People dressed as skeletons protested outside the Department for Business yesterday evening, urging Vince Cable to reveal the ‘skeletons in his cupboard’. The event followed news that the department is still demanding payment from Egypt for money used to fund arms for Mubarak.
The “skeletons” included Christians, anti-poverty campaigners and other concerned individuals. They urged ministers to publish details of all the debts owed by current and former dictatorships to the Export Credits Guarantee Department (ECGD), a unit overseen by Cable.
Egypt owes £100m to the ECGD, although the department refuses to say what the loans were made for. Government documents from the 1980s, published at the weekend by the Jubilee Debt Campaign, reveal that the ECGD backed loans to Mubarak to use on multimillion pound weapons deals.
The demonstration in London coincided with an event in Cairo launching the Popular Campaign to Drop Egypt’s Debt. Earlier in the day, supporters of the Jubilee Debt Campaign had travelled from around Britain to lobby their MPs on the issue, while others contacted their MPs online.
The ECGD has been nicknamed “the Department for Dodgy Deals” because of its lack of transparency and its tendency to fund arms, aviation and fossil fuels.
Tim Jones, senior policy officer of the Jubilee Debt Campaign, said:
“Many people were shocked to learn that Egypt is still paying Vince Cable’s department for Mubarak’s weapons. This should make ministers uncomfortable with the secrecy surrounding the ECGD. They demand repayment but won’t give details of what their loans were made for. Are ministers afraid of uncovering reckless lending in their own export credits agency?
“It’s time for Egypt’s debts to be audited. David Cameron could then act on his words about supporting democracy by cancelling those debts that owe their origin to arms and oppression. A full audit of dictator debts would allow the British people to see how the ECGD is using public money.”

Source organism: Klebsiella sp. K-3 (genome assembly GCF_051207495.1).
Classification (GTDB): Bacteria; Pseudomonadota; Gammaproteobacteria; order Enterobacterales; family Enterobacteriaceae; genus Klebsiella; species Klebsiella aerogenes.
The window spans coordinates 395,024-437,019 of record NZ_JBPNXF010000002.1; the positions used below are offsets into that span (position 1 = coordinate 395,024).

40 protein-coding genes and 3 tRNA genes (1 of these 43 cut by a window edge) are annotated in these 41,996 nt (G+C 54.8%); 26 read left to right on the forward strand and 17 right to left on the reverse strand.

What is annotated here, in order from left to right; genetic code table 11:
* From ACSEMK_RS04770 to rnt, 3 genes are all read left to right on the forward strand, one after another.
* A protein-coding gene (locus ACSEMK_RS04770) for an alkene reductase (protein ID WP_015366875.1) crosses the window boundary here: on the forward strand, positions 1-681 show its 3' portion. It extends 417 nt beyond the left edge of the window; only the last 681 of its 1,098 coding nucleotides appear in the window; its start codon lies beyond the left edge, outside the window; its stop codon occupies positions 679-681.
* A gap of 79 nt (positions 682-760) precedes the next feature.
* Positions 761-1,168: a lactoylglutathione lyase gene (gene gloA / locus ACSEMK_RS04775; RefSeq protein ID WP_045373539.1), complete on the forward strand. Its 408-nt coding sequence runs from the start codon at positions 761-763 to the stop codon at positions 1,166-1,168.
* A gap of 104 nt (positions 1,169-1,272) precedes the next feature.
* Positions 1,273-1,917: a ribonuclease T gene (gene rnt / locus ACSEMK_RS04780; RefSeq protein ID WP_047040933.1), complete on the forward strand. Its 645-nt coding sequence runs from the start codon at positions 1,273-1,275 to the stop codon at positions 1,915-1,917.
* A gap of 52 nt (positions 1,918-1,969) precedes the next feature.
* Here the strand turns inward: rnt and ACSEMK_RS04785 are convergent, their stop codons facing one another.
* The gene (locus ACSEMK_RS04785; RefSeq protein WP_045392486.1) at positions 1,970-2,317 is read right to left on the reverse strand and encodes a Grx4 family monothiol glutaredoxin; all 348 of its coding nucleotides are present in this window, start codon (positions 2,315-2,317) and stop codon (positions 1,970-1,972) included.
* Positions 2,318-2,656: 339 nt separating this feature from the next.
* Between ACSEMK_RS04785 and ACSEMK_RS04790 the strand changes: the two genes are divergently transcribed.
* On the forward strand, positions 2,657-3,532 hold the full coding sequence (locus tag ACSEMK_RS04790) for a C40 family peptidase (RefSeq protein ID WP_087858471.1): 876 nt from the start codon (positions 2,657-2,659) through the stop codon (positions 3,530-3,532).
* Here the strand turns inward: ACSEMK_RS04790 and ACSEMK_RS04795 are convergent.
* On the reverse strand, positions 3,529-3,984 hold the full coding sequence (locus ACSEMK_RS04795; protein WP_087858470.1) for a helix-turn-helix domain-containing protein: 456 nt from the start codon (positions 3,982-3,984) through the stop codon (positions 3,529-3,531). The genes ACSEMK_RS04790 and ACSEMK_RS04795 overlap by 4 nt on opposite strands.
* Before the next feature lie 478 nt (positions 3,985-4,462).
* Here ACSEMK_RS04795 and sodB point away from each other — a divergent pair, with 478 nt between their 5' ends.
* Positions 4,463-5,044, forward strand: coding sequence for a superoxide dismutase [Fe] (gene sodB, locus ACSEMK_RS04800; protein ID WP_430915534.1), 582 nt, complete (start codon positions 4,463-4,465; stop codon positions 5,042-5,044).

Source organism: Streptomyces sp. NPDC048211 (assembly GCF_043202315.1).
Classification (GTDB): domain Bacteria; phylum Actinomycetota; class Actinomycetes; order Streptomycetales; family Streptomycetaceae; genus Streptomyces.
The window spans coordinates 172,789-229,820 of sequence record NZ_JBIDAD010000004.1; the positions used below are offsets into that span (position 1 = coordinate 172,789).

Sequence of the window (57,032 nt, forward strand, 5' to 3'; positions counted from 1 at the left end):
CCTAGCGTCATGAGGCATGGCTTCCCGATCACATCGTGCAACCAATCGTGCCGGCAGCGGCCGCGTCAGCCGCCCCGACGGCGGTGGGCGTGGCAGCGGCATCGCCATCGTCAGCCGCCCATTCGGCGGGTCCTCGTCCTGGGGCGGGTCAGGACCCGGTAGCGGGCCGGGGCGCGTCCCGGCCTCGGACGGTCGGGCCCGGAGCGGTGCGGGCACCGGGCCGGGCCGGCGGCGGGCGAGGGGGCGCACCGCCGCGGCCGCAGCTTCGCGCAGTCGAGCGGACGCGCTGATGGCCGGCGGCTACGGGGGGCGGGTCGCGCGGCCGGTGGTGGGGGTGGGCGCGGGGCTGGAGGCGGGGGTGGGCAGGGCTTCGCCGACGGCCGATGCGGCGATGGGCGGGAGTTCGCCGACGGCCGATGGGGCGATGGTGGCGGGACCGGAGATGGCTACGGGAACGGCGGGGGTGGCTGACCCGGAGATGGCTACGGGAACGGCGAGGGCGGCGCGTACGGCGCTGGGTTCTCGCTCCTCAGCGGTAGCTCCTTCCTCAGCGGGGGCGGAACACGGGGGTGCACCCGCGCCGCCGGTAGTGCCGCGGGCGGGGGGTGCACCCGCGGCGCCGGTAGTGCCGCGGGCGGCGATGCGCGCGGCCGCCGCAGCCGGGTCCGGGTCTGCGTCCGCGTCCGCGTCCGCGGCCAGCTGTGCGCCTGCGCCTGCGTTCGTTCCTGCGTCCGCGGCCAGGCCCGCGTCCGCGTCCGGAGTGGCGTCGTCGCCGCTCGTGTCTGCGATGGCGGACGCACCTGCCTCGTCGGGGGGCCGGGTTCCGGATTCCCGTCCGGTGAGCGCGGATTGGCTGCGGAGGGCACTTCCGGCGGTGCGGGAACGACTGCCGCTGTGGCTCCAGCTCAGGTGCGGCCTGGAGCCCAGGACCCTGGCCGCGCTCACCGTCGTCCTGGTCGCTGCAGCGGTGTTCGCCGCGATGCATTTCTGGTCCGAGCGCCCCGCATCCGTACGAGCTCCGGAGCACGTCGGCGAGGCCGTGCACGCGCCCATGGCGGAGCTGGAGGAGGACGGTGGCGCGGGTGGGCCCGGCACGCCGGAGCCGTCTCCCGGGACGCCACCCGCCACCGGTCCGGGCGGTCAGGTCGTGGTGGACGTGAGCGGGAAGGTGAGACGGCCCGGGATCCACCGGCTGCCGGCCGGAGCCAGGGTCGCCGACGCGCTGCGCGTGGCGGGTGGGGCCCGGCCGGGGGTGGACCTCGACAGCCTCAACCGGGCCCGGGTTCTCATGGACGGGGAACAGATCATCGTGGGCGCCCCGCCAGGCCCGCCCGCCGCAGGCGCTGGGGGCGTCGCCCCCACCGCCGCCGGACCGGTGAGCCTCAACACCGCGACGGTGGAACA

Dina Makram-Ebeid from the Popular Campaign to Drop Egypt’s Debt said:
“Egypt’s debt is Mubarak’s debt. It is not the Egyptian people’s. Egyptians never had a say in the borrowing that was being made in their name, let alone borrowing to buy arms.”.
1. Jubilee Debt Campaign is the UK coalition campaigning for cancellation of unjust and unpayable poor country debts.
2. Photographs of the skeleton-themed protest are available from Jubilee Debt Campaign on request.
3. The protest took place at 5.00pm on Monday 31 October outside the Department for Business in Victoria Street, London. Earlier, at around 3.00pm, a number of people had lobbied their MPs about the issues involved.
4. The Export Credits Guarantee Department (ECGD) is the UK’s export credit agency, reporting to the Department for Business, Innovation and Skills. It backs loans to countries and companies to buy British exports. Traditionally 75% of ECGD support has been given to arms, aerospace and carbon-intensive industries. In the event of an ECGD-backed loan not being repaid, the ECGD repays the loan instead. The ECGD may then try to recover the total sum paid from the government of the recipient country – in effect it will become debt which that government owes to the UK government.
5. Egypt owes ECGD £100 million. It is currently making repayments of £12 million a year. The debt comes from ECGD backing loans to President Sadat (1970-1981) and his successor General Mubarak (1981-2011) in the 1970s and 1980s. Liberal Democrat Business Minister Ed Davey says the debt comes from 400 export contracts finalised before November 1986, but that the details of the individual contracts are no longer held.
6. New research from Jubilee Debt Campaign from documents uncovered in the National Archives reveals that some of these export contracts were for arms sales to President Sadat and his successor Hosni Mubarak. See here. Copies of documents from the National Archives are available by contacting Jubilee Debt Campaign.